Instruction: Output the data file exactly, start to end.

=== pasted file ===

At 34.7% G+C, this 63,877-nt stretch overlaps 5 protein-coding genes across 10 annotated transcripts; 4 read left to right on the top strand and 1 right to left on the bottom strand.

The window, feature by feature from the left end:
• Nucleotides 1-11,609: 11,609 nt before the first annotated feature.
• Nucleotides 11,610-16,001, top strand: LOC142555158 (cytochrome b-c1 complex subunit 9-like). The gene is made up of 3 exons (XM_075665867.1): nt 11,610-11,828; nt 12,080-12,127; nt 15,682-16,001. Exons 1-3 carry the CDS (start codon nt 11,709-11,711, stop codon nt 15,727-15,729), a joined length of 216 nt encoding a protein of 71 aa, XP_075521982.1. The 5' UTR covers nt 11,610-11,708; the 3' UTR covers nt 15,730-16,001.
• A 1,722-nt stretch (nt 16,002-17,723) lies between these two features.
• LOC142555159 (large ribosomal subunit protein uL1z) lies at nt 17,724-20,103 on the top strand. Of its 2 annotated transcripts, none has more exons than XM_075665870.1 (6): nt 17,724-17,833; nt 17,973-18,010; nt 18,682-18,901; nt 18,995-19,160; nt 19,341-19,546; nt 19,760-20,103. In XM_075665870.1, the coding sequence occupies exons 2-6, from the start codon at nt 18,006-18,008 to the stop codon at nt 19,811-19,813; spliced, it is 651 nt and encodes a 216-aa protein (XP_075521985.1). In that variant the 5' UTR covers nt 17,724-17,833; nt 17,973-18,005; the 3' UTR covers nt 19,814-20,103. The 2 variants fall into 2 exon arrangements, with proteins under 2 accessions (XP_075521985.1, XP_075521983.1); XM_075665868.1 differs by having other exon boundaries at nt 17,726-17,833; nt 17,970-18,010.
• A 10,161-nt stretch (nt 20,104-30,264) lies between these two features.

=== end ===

At 34.7% G+C, this 63,877-nt stretch overlaps 5 protein-coding genes across 10 annotated transcripts; 4 read left to right on the top strand and 1 right to left on the bottom strand.

The window, feature by feature from the left end:
• Nucleotides 1-11,609: 11,609 nt before the first annotated feature.
• Nucleotides 11,610-16,001, top strand: LOC142555158 (cytochrome b-c1 complex subunit 9-like). The gene is made up of 3 exons (XM_075665867.1): nt 11,610-11,828; nt 12,080-12,127; nt 15,682-16,001. Exons 1-3 carry the CDS (start codon nt 11,709-11,711, stop codon nt 15,727-15,729), a joined length of 216 nt encoding a protein of 71 aa, XP_075521982.1. The 5' UTR covers nt 11,610-11,708; the 3' UTR covers nt 15,730-16,001.
• A 1,722-nt stretch (nt 16,002-17,723) lies between these two features.
• LOC142555159 (large ribosomal subunit protein uL1z) lies at nt 17,724-20,103 on the top strand. Of its 2 annotated transcripts, none has more exons than XM_075665870.1 (6): nt 17,724-17,833; nt 17,973-18,010; nt 18,682-18,901; nt 18,995-19,160; nt 19,341-19,546; nt 19,760-20,103. In XM_075665870.1, the coding sequence occupies exons 2-6, from the start codon at nt 18,006-18,008 to the stop codon at nt 19,811-19,813; spliced, it is 651 nt and encodes a 216-aa protein (XP_075521985.1). In that variant the 5' UTR covers nt 17,724-17,833; nt 17,973-18,005; the 3' UTR covers nt 19,814-20,103. The 2 variants fall into 2 exon arrangements, with proteins under 2 accessions (XP_075521985.1, XP_075521983.1); XM_075665868.1 differs by having other exon boundaries at nt 17,726-17,833; nt 17,970-18,010.
• A 10,161-nt stretch (nt 20,104-30,264) lies between these two features.